Chicago Style Workout 64: Semicolons

Semicolons; or, The Winking Mark

Semicolons, when they’re not winking at you, can be a useful punctuation mark. Some writers are fans of the mark; others could do without it. But whatever you think of semicolons, it can be helpful to know how they’re used.

Take the quiz to test your semicolon knowledge (and, perhaps, to learn more).

Subscribers to The Chicago Manual of Style Online may click through to the linked sections of the Manual (cited in most of the answers). (For a 30-day free trial of CMOS Online, click here.)

Note: Style guides sometimes disagree. Except for a few details that can be verified in standard dictionaries and encyclopedias and other readily available sources, the answers in this quiz rely on the information in the 17th edition of CMOS.

Chicago Style Workout 64: Semicolons

1. A semicolon between two independent clauses can usually be replaced by a
2. When a coordinating conjunction (e.g., and, but, or, so, yet) joins two independent clauses, a semicolon should never be used instead of a comma before the conjunction.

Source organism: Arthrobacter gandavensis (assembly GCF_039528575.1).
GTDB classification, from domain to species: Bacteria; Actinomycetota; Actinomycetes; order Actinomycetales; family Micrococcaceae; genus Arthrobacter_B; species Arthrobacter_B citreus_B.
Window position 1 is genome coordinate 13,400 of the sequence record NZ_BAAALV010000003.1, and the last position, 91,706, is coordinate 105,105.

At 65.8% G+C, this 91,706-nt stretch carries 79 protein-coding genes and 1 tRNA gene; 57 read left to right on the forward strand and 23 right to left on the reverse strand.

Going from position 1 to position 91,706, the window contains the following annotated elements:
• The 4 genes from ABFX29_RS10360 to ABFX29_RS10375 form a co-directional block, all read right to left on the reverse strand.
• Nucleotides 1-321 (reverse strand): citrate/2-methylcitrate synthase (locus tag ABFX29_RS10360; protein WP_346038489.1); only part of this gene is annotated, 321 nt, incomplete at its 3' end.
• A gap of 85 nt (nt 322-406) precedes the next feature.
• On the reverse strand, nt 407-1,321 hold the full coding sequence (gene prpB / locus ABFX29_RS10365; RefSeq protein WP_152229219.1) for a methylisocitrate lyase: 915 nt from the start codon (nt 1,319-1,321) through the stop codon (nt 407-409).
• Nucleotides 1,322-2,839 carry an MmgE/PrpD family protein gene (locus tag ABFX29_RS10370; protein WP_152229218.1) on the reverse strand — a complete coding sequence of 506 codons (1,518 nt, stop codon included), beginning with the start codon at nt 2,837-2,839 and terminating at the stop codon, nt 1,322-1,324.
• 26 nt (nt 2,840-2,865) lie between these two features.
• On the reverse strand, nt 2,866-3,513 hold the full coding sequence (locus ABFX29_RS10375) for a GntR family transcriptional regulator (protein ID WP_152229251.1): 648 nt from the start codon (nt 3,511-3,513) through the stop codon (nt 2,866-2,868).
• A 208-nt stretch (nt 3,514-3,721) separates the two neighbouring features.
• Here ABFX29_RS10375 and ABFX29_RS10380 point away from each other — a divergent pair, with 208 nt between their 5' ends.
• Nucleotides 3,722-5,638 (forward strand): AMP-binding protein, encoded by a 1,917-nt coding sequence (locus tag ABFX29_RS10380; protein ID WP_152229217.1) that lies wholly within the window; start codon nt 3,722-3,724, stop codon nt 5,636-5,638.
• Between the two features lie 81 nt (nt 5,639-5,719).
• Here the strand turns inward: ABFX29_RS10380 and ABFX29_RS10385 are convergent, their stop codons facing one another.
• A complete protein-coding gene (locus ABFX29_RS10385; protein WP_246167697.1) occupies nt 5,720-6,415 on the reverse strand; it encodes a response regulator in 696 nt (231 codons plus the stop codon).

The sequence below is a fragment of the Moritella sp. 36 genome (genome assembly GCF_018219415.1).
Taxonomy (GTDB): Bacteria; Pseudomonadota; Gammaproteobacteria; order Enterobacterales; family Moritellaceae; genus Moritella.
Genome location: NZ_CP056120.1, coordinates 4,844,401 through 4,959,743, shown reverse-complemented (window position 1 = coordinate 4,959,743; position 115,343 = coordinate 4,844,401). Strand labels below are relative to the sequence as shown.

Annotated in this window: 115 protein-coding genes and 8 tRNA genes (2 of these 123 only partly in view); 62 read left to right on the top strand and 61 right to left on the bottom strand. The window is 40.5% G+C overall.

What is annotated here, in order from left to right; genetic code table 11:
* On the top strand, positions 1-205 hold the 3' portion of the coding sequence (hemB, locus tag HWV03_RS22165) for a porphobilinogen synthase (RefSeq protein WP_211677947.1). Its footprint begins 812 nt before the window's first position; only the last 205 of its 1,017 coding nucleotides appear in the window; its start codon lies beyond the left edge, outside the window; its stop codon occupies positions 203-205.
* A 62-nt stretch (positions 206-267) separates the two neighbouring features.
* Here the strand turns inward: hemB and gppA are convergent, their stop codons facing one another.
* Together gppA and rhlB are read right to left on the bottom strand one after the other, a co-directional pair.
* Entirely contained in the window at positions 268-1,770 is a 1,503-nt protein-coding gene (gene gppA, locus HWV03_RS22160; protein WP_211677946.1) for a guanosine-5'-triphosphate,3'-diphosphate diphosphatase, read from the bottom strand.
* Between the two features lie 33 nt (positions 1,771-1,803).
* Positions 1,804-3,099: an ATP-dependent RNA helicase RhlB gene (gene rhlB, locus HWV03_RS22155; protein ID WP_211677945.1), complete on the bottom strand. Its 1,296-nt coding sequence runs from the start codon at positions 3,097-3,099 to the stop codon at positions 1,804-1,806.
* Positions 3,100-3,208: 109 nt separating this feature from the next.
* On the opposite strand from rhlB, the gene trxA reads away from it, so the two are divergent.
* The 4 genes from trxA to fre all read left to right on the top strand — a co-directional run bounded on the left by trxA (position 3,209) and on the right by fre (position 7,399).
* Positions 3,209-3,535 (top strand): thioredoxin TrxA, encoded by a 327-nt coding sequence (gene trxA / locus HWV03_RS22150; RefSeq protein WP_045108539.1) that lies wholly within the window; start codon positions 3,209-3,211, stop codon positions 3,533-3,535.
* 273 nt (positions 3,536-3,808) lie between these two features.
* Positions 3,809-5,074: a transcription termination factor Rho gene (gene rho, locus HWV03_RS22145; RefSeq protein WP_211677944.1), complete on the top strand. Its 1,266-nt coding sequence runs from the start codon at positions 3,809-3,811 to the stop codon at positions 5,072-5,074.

3. A “however” in the middle of a sentence should always be preceded by a semicolon.
4. Other than their use between independent clauses, semicolons are primarily useful as
5. Which of the following two novels features more semicolons?
6. According to the OED, which mark of punctuation was mentioned earlier in a published source?
7. In a back-of-the-book index, semicolons are used as separators between
8. Semicolons are more likely to appear in a bibliography or reference list for which field?
9. In Greek, a semicolon would signal
10. The first edition of The Chicago Manual of Style (1906) advised placing a semicolon before (inside) a closing quotation mark in the manner of a comma or a period.


Top image: Microsoft’s Segoe UI Emoji font rendering of Winking Face (eyes and eyebrows replaced for post with a Calibri semicolon rotated ninety degrees counterclockwise).

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